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A Russian cypress (Macrobiota decussata) covers ground nicely on this shady slope. It is one of many needled evergreens that can cover large amounts of ground. Photo by Kathy Connolly

A Russian cypress (Macrobiota decussata) covers ground nicely on this shady slope. It is one of many needled evergreens that can cover large amounts of ground. (Photo by Kathy Connolly )

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Fragrant sumac ‘Grow low’ (Rhus aromatica) is a native shrub that can cover dry slopes in sun or part shade. It has yellow flowers in the spring and brilliant red leaves in fall. Photo by Kathy Connolly

Fragrant sumac ‘Grow low’ (Rhus aromatica) is a native shrub that can cover dry slopes in sun or part shade. It has yellow flowers in the spring and brilliant red leaves in fall. (Photo by Kathy Connolly )

Shrubs as Groundcovers: Why not?

Published Sep 29, 2016 • Last Updated 02:26 pm, September 27, 2016

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No lawn mower has ever touched a 2,500 square-foot section of my yard, nor will it, as long low-growing juniper shrubs continue to thrive on this hot, sunny, dry, windy embankment. We trim them once per year. We’ve never watered them.

These junipers are poster children for the concept of putting the right plant in a place, the perfect groundcover for the spot. (No credit to me. A prior owner planted them more than 30 years ago, and they have succeeded for more than three decades.) Most other groundcovers, including lawn grass, flowering perennials, and even ornamental grasses, would have struggled and required extensive maintenance in this difficult site.

Most people don’t associate the word “groundcover” with shrubs, yet shrubs can be great problem solvers.

According to long-time nursery grower Bill Harris, owner of Acer Gardens in Deep River, a groundcover is any plant that, when grouped, can form a canopy and out-compete weeds. While many think of groundcover as growing very low to the ground, that is not necessarily a requirement.

“Some shrubs form a canopy a few feet above the ground, but when they grow together they have the same effect as low-growing shrubs,” says Harris. “There are many, many shrubs that cover ground effectively.”

See the sidebar for a list of common and botanical names.

For sun, he likes creeping larch, a deciduous needled plant with interesting branch structure that can cover large areas. He also suggests Scots pine ‘Hillside Creeper’ for a plant that will cover large areas of very poor soil. Creeping blue spruce is another sun-lover.

 

For part shade, he likes a low-growing variety of the Japanese spreading plum yew. For deep shade, he names the taller Japanese plum yew ‘drupacea.’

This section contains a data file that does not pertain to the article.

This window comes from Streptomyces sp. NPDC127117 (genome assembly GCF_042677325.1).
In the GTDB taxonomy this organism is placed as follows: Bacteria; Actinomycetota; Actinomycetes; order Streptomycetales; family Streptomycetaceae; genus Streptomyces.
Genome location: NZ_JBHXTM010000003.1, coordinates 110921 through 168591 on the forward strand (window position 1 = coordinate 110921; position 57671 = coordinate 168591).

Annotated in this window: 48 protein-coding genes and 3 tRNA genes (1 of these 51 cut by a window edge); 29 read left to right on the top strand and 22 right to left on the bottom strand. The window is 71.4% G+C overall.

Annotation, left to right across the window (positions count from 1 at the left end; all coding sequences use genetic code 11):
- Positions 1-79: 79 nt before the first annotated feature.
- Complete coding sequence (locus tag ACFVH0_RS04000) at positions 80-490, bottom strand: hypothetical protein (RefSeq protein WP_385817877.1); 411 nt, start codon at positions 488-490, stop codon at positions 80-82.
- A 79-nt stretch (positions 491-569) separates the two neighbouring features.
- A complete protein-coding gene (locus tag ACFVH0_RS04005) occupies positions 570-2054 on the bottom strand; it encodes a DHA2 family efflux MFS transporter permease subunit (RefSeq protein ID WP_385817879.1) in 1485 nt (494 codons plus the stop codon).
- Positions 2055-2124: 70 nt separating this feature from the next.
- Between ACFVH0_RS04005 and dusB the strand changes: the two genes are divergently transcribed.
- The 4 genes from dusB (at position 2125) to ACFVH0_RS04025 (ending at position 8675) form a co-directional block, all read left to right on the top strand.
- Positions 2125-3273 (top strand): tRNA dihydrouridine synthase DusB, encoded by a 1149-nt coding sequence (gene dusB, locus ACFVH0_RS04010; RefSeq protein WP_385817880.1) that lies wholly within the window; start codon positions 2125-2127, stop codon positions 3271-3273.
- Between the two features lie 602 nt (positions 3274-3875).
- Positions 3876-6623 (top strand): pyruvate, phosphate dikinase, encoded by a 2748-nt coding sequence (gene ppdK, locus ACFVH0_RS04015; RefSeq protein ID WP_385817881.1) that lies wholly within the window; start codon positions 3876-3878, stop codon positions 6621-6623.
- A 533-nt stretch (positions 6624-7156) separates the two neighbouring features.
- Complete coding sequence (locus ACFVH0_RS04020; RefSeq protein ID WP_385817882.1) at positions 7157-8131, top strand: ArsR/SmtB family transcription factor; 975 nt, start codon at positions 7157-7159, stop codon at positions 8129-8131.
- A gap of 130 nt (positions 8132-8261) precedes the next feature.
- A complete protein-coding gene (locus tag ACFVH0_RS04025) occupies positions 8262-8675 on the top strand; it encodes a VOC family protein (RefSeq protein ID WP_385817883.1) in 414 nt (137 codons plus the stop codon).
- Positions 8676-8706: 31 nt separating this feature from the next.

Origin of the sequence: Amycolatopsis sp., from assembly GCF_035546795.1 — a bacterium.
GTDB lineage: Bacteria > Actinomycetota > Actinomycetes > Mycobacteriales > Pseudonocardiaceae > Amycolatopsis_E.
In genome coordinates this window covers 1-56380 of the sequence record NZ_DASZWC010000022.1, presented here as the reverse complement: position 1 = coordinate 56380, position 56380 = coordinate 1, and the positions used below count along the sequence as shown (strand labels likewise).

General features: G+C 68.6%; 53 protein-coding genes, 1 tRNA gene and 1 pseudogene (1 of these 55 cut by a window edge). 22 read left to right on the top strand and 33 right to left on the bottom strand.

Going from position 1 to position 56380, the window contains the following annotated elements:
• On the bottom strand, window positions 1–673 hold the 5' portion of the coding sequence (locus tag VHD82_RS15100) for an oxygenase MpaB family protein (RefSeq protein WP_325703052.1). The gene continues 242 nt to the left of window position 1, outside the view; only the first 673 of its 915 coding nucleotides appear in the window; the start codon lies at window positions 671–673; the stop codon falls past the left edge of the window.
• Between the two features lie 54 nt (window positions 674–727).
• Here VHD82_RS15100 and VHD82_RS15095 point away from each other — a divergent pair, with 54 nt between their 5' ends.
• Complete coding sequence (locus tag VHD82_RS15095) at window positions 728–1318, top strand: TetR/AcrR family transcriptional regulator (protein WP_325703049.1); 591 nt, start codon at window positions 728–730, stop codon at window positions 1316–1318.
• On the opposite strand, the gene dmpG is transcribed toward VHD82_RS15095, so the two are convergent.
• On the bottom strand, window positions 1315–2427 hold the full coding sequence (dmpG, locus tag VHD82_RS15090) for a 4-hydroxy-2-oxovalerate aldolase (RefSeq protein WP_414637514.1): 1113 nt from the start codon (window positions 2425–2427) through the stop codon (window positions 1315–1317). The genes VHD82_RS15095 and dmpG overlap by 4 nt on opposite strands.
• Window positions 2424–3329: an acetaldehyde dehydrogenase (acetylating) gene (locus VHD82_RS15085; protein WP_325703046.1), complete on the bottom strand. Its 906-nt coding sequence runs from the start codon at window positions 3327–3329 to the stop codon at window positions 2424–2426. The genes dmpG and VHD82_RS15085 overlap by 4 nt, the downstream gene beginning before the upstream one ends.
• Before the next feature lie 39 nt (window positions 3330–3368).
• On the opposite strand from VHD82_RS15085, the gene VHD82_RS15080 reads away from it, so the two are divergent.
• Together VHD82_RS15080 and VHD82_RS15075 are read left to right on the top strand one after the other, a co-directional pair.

Harris also names flowering shrubs that can be massed as groundcovers. For instance, Japanese rose, Kerria japonica, is a tough, sun-tolerant plant that is highly deer resistant. He also points out Japanese spirea, dwarf fothergilla, and fragrant sumac (not the poison variety).

For sunny slopes, he likes Vigorosa blanket roses ‘Starry Night’ or ‘Sea Foam.’

“They are disease-, insect- and drought-resistant,” he says.

He also recommends Forsythia ‘gold tide,’ a low-growing forsythia with golden leaves, for slopes.

As for junipers, Harris suggests they are overused. He has a point, in that junipers offer little or no variation throughout the year.

“One of the most common juniper groundcovers, ‘Wiltonii,’ is too low and doesn’t really out-compete weeds,” he says. “If you are going to use junipers, try Bar Harbor juniper, Sargent juniper, or Japgarden juniper.”

He points out that some often-requested plants are unexpectedly tricky. Heaths and heathers, for instance, can make excellent groundcovers but only if they have perfect soil and sun conditions.

His least favorite groundcover shrub is low bush blueberry.

“In 35 years of planting groundcovers,” he says, “I have found this plant most often fails to produce the result that people want.”

Groundcovers can be an expensive addition to a landscape, says Harris.

“If you are dealing with large areas, your project may require large numbers of plants and extensive labor,” he says.

He suggests that before we become determined to use a particular plant, we should evaluate sun, shade, water, slope, soil, foot traffic, and the presence of moles, voles, deer, and other wildlife.

But after the initial expense, there are rewards. Once established, shrubby groundcovers take up a lot of space and are likely to need only occasional maintenance.

Because someone had the foresight to cover ground with shrubs in my yard more than 30 years ago, I can attest to the benefits.

 

Kathy Connolly is a garden writer and speaker from Old Saybrook. Reach her through www.SpeakingofLandscapes.com.

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